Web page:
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        When going through difficult times, people seek a reason to hope. You could be that reason. By showing that it is possible to experience a childhood of exposure to illicit substances and other childhood traumas, you can be what they aspire to be. One’s childhood does not have to be the blueprint for the remainder of one’s life.

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        Choosing sobriety after childhood exposure to substance abuse can open up a myriad of opportunities throughout life. When one is controlled by addiction, feeding cravings and avoiding withdrawal symptoms becomes an all-consuming obsession which leaves little room for other pursuits such as furthering education or career goals. By abstaining from drugs and alcohol, you are giving yourself the best foundation possible for pursuing your dreams. Let your success inspire others; let your story inspire the next generation.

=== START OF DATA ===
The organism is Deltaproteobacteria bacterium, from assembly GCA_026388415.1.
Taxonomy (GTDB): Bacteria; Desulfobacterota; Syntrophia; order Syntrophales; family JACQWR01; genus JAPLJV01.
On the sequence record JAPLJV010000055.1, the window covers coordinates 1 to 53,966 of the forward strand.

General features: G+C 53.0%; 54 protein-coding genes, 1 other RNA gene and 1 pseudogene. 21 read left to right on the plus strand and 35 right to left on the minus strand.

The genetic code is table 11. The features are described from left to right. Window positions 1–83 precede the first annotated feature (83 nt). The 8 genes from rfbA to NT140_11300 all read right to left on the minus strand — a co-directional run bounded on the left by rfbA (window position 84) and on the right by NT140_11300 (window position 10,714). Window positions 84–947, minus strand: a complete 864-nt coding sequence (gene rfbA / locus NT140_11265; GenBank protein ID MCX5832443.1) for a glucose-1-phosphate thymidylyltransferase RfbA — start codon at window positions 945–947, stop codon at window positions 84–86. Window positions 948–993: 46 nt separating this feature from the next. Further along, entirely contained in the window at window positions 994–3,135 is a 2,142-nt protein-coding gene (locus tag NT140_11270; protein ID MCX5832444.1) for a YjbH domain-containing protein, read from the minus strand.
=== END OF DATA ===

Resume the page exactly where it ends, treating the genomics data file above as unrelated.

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        Last Updated on September 20, 2018

        How to Stay Calm and Cool When You Are Extremely Stressful

        How to Stay Calm and Cool When You Are Extremely Stressful

        Being in a hurry all the time drains your energy. Your work and routine life make you feel overwhelmed. Getting caught up in things beyond your control stresses you out…

        If you’d like to stay calm and cool in stressful situations, put the following 8 steps into practice:

        1. Breathe

        The next time you’re faced with a stressful situation that makes you want to hurry, stop what you’re doing for one minute and perform the following steps:

        • Take five deep breaths in and out (your belly should come forward with each inhale).
        • Imagine all that stress leaving your body with each exhale.